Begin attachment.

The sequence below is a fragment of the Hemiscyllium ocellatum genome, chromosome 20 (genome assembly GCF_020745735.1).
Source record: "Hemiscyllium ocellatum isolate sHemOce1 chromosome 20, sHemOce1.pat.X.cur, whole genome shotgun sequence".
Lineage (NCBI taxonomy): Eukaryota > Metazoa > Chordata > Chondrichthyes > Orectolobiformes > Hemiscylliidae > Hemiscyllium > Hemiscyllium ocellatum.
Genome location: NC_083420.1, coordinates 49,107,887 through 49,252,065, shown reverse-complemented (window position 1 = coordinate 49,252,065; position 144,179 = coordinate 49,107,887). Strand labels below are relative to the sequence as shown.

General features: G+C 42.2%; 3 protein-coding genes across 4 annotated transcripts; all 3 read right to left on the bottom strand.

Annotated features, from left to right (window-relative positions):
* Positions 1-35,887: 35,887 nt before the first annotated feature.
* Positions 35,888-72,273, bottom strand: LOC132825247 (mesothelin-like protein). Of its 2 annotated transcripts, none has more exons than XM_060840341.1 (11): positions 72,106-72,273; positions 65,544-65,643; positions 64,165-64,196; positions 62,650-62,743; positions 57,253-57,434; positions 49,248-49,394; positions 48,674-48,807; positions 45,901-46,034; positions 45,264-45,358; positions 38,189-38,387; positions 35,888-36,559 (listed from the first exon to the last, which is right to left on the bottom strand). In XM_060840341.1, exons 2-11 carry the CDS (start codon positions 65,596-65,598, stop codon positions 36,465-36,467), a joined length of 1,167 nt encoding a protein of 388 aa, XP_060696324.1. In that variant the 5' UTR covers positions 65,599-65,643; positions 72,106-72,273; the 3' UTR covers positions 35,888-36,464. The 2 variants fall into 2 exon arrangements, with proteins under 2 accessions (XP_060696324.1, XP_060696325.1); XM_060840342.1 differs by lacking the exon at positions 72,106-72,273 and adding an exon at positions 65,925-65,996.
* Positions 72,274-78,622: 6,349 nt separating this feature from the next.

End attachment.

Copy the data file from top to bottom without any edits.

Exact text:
The sequence below is a fragment of the Hemiscyllium ocellatum genome, chromosome 20 (genome assembly GCF_020745735.1).
Source record: "Hemiscyllium ocellatum isolate sHemOce1 chromosome 20, sHemOce1.pat.X.cur, whole genome shotgun sequence".
Lineage (NCBI taxonomy): Eukaryota > Metazoa > Chordata > Chondrichthyes > Orectolobiformes > Hemiscylliidae > Hemiscyllium > Hemiscyllium ocellatum.
Genome location: NC_083420.1, coordinates 49,107,887 through 49,252,065, shown reverse-complemented (window position 1 = coordinate 49,252,065; position 144,179 = coordinate 49,107,887). Strand labels below are relative to the sequence as shown.

General features: G+C 42.2%; 3 protein-coding genes across 4 annotated transcripts; all 3 read right to left on the bottom strand.

Annotated features, from left to right (window-relative positions):
* Positions 1-35,887: 35,887 nt before the first annotated feature.
* Positions 35,888-72,273, bottom strand: LOC132825247 (mesothelin-like protein). Of its 2 annotated transcripts, none has more exons than XM_060840341.1 (11): positions 72,106-72,273; positions 65,544-65,643; positions 64,165-64,196; positions 62,650-62,743; positions 57,253-57,434; positions 49,248-49,394; positions 48,674-48,807; positions 45,901-46,034; positions 45,264-45,358; positions 38,189-38,387; positions 35,888-36,559 (listed from the first exon to the last, which is right to left on the bottom strand). In XM_060840341.1, exons 2-11 carry the CDS (start codon positions 65,596-65,598, stop codon positions 36,465-36,467), a joined length of 1,167 nt encoding a protein of 388 aa, XP_060696324.1. In that variant the 5' UTR covers positions 65,599-65,643; positions 72,106-72,273; the 3' UTR covers positions 35,888-36,464. The 2 variants fall into 2 exon arrangements, with proteins under 2 accessions (XP_060696324.1, XP_060696325.1); XM_060840342.1 differs by lacking the exon at positions 72,106-72,273 and adding an exon at positions 65,925-65,996.
* Positions 72,274-78,622: 6,349 nt separating this feature from the next.